Winning Impacts Whether NBA Stars Follow Teammates On Twitter, Study Finds

CINCINNATI — An age-old sports adage purports that winning cures all. A new study seems to validate — and modernize — this notion, finding that winning percentage works in mysterious ways: it can even influence which teammates follow one another on social media.

Researchers at the University of Cincinnati (UC) recently examined the Twitter networks of 330 NBA players on all 30 teams. Players’ accounts, which were inspected during the 2014-2015 season, were part of an inquiry to see whether team performance affected the probability of superstar players following their less decorated teammates.

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Researchers discovered that NBA players who’d achieved All-Star status throughout their careers were more likely to follow teammates on Twitter — when they played for winning teams.

Winning games would indeed seem to create solidarity, the researchers found, particularly when it came to the league’s best players. The researchers discovered that players who’d made at least one All-Star team during their career were more likely to follow teammates on Twitter — when they played for winning teams.  For example, LeBron James followed many more teammates than Carmelo Anthony during the period examined. (James’ Cleveland Cavaliers made it all the way to the NBA Finals that year, while Anthony’s New York Knicks set a franchise record for losses).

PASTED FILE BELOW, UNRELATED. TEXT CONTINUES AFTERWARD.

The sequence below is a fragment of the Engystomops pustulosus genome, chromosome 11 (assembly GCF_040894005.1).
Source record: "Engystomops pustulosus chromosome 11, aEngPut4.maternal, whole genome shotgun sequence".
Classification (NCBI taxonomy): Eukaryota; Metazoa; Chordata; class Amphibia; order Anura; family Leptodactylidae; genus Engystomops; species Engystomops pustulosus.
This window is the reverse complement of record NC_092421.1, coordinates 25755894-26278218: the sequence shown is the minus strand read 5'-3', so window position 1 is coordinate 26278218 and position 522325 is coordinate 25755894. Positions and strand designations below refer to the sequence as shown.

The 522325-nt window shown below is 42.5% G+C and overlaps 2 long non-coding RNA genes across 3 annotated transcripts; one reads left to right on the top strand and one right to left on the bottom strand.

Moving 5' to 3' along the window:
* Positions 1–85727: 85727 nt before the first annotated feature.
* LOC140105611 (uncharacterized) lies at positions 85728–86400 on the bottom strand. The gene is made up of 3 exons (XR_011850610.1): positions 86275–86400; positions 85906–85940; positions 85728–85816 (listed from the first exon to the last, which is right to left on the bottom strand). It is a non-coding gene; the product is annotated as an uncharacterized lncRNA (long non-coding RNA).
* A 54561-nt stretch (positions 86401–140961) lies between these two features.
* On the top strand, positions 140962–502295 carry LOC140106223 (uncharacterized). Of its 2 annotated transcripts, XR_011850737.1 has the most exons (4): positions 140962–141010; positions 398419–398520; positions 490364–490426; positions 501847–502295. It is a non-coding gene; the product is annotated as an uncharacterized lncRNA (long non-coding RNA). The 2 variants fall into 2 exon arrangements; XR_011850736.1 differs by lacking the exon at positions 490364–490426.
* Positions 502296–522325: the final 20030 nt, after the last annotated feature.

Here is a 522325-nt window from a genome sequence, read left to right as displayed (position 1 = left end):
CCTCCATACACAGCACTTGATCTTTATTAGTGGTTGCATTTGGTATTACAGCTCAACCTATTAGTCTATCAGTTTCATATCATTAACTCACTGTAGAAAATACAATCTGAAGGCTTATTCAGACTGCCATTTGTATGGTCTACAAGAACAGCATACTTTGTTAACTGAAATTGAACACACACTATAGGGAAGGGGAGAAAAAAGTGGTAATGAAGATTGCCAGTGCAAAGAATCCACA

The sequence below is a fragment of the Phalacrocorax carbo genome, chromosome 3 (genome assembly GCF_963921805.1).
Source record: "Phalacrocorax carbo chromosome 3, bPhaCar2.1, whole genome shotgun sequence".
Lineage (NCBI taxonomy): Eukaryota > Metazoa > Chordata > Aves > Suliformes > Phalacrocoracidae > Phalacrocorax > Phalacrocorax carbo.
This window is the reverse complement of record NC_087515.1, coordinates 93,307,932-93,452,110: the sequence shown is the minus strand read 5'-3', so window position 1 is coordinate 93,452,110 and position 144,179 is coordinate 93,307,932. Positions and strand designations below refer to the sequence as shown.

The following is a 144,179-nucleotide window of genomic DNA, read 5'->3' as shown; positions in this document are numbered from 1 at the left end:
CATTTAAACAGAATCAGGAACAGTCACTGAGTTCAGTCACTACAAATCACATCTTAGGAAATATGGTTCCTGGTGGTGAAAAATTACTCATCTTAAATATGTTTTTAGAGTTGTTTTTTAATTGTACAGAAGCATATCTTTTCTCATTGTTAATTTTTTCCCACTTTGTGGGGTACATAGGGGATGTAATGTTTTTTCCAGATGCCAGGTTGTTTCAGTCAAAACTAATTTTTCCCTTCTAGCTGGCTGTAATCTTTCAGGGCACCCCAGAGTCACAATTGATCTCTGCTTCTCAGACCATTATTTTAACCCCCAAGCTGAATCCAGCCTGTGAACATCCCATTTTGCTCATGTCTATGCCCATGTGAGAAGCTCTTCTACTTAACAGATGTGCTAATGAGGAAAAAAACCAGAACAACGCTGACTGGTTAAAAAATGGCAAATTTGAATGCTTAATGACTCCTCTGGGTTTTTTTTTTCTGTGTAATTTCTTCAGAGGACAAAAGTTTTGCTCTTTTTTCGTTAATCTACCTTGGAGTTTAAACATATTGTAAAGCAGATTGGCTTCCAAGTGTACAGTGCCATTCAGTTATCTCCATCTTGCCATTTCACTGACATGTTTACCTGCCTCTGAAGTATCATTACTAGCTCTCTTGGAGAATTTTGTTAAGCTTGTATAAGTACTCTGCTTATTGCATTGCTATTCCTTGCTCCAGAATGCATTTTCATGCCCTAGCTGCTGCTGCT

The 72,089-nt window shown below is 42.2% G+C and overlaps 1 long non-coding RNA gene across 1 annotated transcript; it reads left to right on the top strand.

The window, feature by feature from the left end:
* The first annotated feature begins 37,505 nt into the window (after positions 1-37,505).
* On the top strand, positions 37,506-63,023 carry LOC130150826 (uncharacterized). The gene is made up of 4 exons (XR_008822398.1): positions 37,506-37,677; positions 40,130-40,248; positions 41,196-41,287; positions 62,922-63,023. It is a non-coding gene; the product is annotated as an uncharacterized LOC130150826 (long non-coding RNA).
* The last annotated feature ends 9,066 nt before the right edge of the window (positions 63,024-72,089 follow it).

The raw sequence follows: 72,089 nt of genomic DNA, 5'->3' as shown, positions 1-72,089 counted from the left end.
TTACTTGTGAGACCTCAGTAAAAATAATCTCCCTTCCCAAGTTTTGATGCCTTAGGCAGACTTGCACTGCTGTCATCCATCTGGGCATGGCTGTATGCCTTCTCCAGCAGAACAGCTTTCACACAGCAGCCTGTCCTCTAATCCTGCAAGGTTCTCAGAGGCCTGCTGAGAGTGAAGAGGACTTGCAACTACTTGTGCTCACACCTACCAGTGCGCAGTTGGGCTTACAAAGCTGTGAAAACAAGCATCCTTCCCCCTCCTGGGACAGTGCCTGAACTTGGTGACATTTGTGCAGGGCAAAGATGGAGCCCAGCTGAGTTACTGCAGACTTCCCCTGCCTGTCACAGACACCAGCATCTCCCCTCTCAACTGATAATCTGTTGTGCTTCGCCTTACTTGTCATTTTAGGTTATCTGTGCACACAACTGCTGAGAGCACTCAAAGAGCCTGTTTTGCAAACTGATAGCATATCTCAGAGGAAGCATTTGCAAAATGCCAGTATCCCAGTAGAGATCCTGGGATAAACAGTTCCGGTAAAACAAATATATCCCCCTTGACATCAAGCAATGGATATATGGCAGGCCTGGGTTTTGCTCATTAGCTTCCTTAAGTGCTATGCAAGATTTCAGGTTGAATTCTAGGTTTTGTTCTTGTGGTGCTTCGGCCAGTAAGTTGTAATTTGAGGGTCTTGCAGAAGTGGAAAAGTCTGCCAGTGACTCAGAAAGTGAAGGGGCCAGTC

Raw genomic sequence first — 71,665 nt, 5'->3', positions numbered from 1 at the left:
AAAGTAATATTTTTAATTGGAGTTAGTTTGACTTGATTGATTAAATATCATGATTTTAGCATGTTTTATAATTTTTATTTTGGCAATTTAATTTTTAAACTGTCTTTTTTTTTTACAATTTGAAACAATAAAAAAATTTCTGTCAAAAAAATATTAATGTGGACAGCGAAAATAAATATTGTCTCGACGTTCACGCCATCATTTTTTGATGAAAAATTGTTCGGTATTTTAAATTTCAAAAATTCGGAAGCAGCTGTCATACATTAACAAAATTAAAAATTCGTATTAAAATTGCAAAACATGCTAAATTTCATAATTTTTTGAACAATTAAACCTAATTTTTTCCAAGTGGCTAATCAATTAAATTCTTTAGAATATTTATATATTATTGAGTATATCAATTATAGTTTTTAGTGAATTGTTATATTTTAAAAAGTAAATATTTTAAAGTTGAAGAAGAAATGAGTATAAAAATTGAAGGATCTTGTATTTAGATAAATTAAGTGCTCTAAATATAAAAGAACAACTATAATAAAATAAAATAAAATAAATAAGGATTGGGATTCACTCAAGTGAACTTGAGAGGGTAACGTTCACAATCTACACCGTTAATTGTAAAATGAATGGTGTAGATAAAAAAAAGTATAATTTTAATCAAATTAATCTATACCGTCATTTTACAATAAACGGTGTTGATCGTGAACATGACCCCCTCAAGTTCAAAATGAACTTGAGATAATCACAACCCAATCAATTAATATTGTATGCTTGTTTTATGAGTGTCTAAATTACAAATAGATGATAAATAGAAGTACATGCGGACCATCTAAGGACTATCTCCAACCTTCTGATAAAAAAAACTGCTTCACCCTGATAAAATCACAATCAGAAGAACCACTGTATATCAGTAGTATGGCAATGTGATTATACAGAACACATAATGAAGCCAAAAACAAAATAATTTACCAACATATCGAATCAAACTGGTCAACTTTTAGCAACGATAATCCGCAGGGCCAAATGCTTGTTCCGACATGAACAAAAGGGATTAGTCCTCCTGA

This finding largely mirrors behavior seen in more traditional professional environments, says Jeremy Koster, an anthropology professor at UC. Leaders, no matter their trade, tend to disassociate from subordinates when they work at a failing organization.

“On losing teams, distancing themselves from teammates may be an attempt by superstars to escape some of the responsibility for the poor performance,” Koster explains in a statement.

Meanwhile, everyone else — role players, bench warmers, and so on — didn’t seem to let their team’s record dictate whether they’d follow teammates.

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Koster and co-author Brandy Aven, a professor at Carnegie Mellon, believe that these findings also reveal something about workplace overachievers who’ve never stepped foot on the hardwood. That is, no superstar can save a sinking ship.

“For individuals, their identity and status partly reflect the prestige of their groups, so until the performance improves, superstars may be reluctant to be associated with the team,” Aven says.

The researchers believe that future studies could follow elite players over the course of entire seasons, allowing their Twitter activity to be dissected after each and every win or loss.

The study was published April 30, 2018 in the journal PLOS One.

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